Verizon will use its mobile supercookies to share users' browsing habits with AOL's ad network

By midian182
Oct 7, 2015
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  1. Verizon has updated its privacy policy to state that it now shares users’ unique information gathered by its ‘supercookie’ identifier, such as cellphone use and browsing habits, with the AOL Advertising Network in order to send out ads that are more personalized and targeted to a specific audience.

    The update means that AOL’s ad network, which is on 40 percent of websites, will be able to target ads at visitors using information from Verizon’s database as well as its own. Verizon’s privacy notice states that the targeting criteria includes visitors’ address, email address, age range, gender, interests, location, mobile web browsing history and app usage. It can also track some non-mobile web browsing to sites carrying AOL ads.

    "These programs use online and device identifiers known as ‘Unique Identifier Header.’ We will use these identifiers to help make our advertising programs better by, for example: linking advertising program information between Verizon and AOLs; connecting web and app browsing activity; and helping to distinguish the user's various devices," explains Verizon on its site.

    Not only does this tracking method require users to opt out if they want no part of it, but it also sends information unencrypted, meaning that it can be easily intercepted by outside sources.

    Verizon, which bought AOL earlier this year, claimed it will share the identifier with “a very limited number of other partners and they will only be able to use it for Verizon and AOL purposes,” said Karen Zacharia, chief privacy officer at Verizon.

    Users are able opt out of Verizon’s Unique Identifier Header system, which is enabled by default, by logging into their accounts or contacting the company directly. Verizon warned users that clearing cookies or browsing histories on their devices is not an effective way to remove themselves from the advertising programs.

    Permalink to story.

  2. RustyTech

    RustyTech TS Guru Posts: 820   +390

    I don't think so! how do I disable this "feature"? If I can't looks like I won't be using my phone for any browsing.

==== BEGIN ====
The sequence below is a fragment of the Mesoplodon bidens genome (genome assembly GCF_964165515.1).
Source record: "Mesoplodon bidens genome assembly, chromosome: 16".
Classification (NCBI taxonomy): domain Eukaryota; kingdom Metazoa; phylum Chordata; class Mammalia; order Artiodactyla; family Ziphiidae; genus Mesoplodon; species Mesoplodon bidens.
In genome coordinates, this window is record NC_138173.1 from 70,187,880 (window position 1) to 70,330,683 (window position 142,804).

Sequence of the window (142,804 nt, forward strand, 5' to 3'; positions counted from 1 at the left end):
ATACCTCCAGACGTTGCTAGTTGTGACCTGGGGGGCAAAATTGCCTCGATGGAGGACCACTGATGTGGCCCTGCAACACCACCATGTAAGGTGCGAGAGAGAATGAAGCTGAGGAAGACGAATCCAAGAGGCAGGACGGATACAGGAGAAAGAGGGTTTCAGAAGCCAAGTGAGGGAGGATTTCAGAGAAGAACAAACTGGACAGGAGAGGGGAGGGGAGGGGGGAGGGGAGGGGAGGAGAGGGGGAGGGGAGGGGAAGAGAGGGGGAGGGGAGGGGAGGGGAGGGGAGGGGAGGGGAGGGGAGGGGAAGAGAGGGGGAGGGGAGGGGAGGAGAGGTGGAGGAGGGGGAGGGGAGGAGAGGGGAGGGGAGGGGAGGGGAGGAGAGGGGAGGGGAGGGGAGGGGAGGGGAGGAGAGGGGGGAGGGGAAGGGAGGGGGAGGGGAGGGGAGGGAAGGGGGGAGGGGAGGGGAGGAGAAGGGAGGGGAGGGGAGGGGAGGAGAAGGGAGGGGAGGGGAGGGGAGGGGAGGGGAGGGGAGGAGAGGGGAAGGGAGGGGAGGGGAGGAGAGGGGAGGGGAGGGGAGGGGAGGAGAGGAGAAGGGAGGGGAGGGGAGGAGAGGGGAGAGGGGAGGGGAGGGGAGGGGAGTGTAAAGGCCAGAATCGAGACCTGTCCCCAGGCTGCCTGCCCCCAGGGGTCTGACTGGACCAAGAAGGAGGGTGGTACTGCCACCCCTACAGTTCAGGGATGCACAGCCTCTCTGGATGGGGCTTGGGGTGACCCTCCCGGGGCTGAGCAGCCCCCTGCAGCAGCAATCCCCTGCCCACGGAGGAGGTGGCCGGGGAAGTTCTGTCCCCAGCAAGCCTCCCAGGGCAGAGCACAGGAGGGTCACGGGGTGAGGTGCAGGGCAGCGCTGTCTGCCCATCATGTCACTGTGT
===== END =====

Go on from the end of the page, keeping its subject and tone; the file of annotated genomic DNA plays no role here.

Skidmarksdeluxe likes this.
  3. Skidmarksdeluxe

    Skidmarksdeluxe TS Evangelist Posts: 6,352   +1,945

    I use Vodafone which is Verizon by another name, I wonder if they pull the same stunts... Anyway I'm not overly concerned, I very seldom use my phone to browse the web and when I have I'm very fastidious about cleaning browsing data and cookies. I tend to do the same with my desktop, I run ccleaner every evening to sign out of everything and clear cache junk, I also delete browsing history on Google. Not that I'm paranoid or trying to hide anything, it's just habit. I'm a bad sufferer of OCD and it spills over to just about everything I do.
  4. davislane1

    davislane1 TS Evangelist Posts: 3,389   +2,174

    Settings --> Privacy --> Advertising --> Limit Ad Tracking

    This opts out of Apple's tracker, but I don't know that it disables Verizon's.

    Edit: Instructions for Verizon here
    Julio Franco likes this.
  5. GeforcerFX

    GeforcerFX TS Evangelist Posts: 490   +123

    If I remember the articles that came out when the Verizon data gathering was revealed it's not really something you can disable.
  6. TechnoSapien

    TechnoSapien TS Member

    Verizon routinely shares user info with other companies, and not just browsing preferences, but the apps you install, the locations you visit (when GPS is active), et. al. You can "opt out" of some of these (the ones we know about) using their mobile app: Verizon Mobile -> Profile -> Manage Privacy Settings. Also check out their "Verizon Selects Preferences" settings.
  7. jobeard

    jobeard TS Ambassador Posts: 9,160   +599

    Original Source Article is
  8. jobeard

    jobeard TS Ambassador Posts: 9,160   +599

    BTW: There are other super cookies too:

    LSO: Local Shared Objects. see this to control or delete LSOs

    Also, Users may also delete local shared objects either manually or using third-party software. For instance, BetterPrivacy,[16] a Firefox add-on, or CCleaner, a standalone computer program for Microsoft Windows and Mac OS X, allow users to delete local shared objects on demand.

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